More and more healthy recipes are calling for bone broth as a base. Properly made bone broth doesn’t just add flavor to your favorite foods, it’s also nutritious, says Sally Fallon Morell, author of Nourishing Traditions and co-author with Kaayla T. Daniel of Nourishing Broth: An Old-Fashioned Remedy for a Modern World.
Loaded with minerals, electrolytes, and gelatin, enthusiasts drink bone broth for everything from poor digestion and influenza to chronic disorders like diabetes and arthritis.
But don’t be tempted to buy the bottled stuff sold in stores. Bone broth is easy to make the Sally Morell way—in the slow cooker.
“The best bones have connective tissue,” says Morell. “That’s where the gelatin is.” She uses shank bones with the cartilage attached, ribs, and knuckle bones like hocks and feet. “You want a little meat left on the bone,” she says.
Roast beef bones in the oven first for a better flavor. Lay them on a cookie sheet and bake at 350 degrees until the meat starts to sizzle and brown. Morell brushes them with tomato paste before roasting.
“Remember,” says Morell, “the better quality meat, the better quality stock you will have.” For that reason, homegrown organic animals, culled laying hens, and wild game make the best stock.
The best, most flavorful, and richest stock can be made in a few easy, hands-off steps.
• Fill your crock with bones. “Better yet,” says Morell, “two whole chickens.” You can use the meat for such dishes as chicken salad or burritos and the skin and connective tissue provide the much sought-after gelatin.”
She adds, “I always include a pig foot or hock or a few chicken feet. They are full of gelatin.”
• Add vegetables. Add a few cut-up vegetables, like onion, carrot, and celery, for extra minerals and flavor. Morell also includes a few peppercorns and bay leaves in her mixture.
• Cover with cold water. Not too much, just cover the bones. Then add a splash of vinegar. The acid in the vinegar helps extract the minerals from the bones. Before turning on the heat, let it rest for about an hour to give the vinegar a chance to work on the fibers in the meat to open up and release their flavor.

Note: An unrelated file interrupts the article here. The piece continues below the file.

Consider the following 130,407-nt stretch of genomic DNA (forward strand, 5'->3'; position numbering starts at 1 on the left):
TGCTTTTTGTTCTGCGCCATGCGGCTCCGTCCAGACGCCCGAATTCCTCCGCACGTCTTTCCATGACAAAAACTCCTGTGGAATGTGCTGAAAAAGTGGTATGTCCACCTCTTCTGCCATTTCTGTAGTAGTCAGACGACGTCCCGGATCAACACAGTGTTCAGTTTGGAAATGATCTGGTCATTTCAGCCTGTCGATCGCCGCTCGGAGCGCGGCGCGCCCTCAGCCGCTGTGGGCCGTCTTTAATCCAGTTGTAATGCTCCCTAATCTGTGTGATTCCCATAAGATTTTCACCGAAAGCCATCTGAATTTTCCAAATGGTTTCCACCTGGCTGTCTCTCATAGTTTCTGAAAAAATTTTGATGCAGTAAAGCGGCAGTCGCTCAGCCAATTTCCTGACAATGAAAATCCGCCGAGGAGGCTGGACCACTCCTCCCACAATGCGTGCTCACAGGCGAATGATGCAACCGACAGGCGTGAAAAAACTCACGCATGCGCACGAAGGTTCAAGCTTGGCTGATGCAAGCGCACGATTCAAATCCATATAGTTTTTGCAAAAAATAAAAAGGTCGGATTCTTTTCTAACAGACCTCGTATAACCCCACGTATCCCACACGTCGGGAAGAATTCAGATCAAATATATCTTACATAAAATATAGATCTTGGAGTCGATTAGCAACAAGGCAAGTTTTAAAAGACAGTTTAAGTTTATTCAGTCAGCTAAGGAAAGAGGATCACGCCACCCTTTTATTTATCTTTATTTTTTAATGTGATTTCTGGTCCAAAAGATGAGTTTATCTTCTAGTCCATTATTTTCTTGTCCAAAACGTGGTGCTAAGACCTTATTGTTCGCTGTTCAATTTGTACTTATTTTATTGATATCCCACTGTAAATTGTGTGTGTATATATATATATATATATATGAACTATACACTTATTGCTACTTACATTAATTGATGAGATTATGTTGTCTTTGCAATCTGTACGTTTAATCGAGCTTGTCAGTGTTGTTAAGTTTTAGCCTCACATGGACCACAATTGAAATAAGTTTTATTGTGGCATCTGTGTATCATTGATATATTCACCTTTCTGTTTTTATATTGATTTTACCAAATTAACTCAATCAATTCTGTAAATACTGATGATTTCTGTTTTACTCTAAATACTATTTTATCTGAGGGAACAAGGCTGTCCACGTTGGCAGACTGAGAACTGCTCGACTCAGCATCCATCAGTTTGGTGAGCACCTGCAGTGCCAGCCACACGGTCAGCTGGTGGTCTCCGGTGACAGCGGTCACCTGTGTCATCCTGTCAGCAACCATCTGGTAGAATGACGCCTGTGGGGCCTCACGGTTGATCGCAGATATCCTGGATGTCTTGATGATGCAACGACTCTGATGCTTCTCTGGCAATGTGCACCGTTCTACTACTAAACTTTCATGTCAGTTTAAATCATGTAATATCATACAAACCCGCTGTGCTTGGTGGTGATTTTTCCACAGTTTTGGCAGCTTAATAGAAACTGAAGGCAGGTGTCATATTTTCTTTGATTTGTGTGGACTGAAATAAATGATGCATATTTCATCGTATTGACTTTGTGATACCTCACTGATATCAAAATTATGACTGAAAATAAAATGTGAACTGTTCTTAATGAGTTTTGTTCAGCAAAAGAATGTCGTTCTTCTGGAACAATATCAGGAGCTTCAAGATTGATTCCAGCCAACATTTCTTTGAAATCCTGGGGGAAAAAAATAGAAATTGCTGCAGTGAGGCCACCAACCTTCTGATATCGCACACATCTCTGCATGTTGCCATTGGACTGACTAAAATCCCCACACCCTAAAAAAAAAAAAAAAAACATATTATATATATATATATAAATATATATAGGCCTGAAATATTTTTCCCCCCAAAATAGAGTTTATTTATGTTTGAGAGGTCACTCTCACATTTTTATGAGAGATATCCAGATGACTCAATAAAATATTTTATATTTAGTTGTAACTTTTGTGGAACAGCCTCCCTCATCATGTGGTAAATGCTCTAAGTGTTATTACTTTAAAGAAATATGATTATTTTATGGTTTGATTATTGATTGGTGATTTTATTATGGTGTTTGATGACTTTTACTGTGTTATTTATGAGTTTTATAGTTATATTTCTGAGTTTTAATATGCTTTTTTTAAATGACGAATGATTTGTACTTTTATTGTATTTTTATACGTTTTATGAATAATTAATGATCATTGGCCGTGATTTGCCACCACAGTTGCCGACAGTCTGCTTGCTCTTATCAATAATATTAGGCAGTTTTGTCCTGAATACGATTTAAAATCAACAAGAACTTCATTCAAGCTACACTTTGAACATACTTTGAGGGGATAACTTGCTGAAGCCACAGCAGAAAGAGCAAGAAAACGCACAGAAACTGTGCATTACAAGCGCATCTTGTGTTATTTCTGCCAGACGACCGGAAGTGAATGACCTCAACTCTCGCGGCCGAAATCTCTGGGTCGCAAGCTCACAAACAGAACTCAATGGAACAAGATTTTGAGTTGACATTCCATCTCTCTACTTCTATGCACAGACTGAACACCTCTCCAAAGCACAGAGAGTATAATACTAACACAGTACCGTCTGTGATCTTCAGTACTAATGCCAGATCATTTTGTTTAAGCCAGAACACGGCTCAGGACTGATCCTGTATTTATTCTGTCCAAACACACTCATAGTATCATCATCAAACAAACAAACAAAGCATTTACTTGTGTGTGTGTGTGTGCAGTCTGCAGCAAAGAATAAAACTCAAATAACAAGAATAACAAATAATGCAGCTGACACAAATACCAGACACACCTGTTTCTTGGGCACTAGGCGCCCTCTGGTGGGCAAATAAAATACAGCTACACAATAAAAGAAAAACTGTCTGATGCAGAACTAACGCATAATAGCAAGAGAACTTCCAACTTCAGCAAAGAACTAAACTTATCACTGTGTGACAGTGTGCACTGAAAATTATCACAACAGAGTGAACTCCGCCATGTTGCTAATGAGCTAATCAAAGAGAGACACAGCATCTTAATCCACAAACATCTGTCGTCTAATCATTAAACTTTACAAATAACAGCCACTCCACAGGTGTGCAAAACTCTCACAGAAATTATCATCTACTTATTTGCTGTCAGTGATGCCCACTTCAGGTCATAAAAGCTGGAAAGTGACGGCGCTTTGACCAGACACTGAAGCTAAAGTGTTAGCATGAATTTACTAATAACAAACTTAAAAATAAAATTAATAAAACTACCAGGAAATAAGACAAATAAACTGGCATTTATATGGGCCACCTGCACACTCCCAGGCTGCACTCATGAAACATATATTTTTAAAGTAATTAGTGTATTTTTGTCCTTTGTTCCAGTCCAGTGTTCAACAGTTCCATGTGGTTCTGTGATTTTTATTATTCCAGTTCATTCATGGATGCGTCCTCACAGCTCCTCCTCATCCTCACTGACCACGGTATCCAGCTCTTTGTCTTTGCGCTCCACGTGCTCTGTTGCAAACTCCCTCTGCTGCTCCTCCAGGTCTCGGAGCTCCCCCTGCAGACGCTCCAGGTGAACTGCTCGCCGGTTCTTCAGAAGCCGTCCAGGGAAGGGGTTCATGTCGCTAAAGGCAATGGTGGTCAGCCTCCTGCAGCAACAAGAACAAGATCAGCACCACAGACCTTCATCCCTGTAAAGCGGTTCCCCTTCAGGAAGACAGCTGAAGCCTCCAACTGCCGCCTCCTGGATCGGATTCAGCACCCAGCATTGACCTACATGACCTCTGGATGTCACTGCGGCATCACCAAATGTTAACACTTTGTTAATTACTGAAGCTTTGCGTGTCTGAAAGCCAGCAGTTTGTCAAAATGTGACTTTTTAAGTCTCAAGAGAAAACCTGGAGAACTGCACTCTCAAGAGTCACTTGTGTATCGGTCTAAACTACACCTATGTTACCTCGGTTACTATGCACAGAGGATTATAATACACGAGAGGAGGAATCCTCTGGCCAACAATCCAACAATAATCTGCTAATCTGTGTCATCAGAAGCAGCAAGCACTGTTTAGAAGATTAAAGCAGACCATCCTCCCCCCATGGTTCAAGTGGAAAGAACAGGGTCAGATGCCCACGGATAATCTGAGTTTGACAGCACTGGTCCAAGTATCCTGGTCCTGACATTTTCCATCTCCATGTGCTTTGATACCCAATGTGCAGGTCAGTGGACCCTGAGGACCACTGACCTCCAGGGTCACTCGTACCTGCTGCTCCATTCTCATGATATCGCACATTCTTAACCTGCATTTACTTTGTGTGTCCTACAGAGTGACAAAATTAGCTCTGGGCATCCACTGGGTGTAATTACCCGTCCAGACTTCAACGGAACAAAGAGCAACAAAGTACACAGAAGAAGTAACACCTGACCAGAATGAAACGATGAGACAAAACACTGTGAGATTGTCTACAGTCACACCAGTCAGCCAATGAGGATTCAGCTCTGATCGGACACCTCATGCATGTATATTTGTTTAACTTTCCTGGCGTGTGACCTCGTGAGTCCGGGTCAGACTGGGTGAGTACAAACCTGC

• Cook overnight. This is the best part, at least in today’s world. Years ago, homemakers had to keep vigil over the pot that simmered on the back of the stove and steamed up the windows. Now, we can set the slow cooker and go to bed.
• Ladle out the bones and strain the broth. Allow the slow cooker to work its magic for at least 24 hours. Then, use a large slotted spoon to remove the bones, skin, and meat from the crock. Strain the rest through a fine mesh strainer into a large jar. Refrigerate.
• Do it again. Pick out any meat you want to add to your sandwiches, then add the bones and other large solids back into the crock and cover with more water, vinegar, and fresh vegetables for a second batch.
“Doing two batches in a slow cooker this way will give you about 1½ gallons of stock,” says Morell.
Once cooled, the fat will rise to the top. Remove it and discard or save for cooking in other dishes. The resulting, gelatinous broth will keep for about five days in the refrigerator.
Or, you can freeze it in individual portions. Use an ice cube tray for pre-measured servings.
The uses for bone broth are unlimited. Few cooks need ideas for using it up. It’s the best ingredient for a soup or stew base, is essential for gravies and sauces, and adds an incredible depth of flavor to rice or other grains when used in place of water.
If you have never tried this, drink it by the mugful. Health enthusiasts do and say they’re better off for it.
Culled laying hens make the best stock. But use the entire bird. Morell adds necks, backs, feet, and even the head to her stockpot.
I know what you’re thinking: “I’ve seen where those chicken feet have walked, and it ain’t pretty!”
Believe me, I thought the same thing when I started adding them to my stock. But at that time, I didn’t know that the skin—nails and all—peel right off. To get the cleanest chicken feet on the planet, follow the steps below.
When you scald the birds for plucking, swish the feet in the water until they look clean.
In the kitchen, scrub them thoroughly with a small brush and vinegar water. Make sure to separate the toes and get into the folds of skin.
Immerse a few feet at a time in water that’s been heated to about 150 degrees. After a minute or two, the thick, yellow skin peels off like a glove. Even the nails will pop off. If you leave them in the water too long, they won’t peel easily. So, if you process a lot of birds, only do a few feet at a time.
Now they’re clean and ready for your pot!